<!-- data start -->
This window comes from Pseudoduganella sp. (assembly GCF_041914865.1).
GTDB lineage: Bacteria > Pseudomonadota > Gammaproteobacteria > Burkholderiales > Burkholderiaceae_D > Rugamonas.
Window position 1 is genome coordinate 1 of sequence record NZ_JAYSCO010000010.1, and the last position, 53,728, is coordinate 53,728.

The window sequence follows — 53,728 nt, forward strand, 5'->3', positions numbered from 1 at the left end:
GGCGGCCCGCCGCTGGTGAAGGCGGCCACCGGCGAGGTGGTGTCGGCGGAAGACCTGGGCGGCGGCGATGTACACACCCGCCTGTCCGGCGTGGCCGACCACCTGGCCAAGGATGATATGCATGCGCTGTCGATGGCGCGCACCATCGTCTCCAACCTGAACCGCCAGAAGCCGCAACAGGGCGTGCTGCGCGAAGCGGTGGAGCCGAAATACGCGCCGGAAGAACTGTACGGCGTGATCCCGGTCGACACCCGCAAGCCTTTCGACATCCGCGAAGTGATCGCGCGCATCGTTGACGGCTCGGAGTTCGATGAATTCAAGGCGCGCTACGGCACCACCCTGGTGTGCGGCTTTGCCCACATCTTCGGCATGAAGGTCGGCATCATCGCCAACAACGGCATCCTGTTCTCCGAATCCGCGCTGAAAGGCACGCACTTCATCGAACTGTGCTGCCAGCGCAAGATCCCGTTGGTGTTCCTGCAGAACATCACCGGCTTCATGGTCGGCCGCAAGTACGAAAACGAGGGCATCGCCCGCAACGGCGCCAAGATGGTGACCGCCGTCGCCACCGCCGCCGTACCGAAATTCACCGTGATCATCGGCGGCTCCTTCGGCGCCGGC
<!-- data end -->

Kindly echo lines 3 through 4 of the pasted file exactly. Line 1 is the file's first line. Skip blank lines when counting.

Window position 1 is genome coordinate 1 of sequence record NZ_JAYSCO010000010.1, and the last position, 53,728, is coordinate 53,728.

The window sequence follows — 53,728 nt, forward strand, 5'->3', positions numbered from 1 at the left end: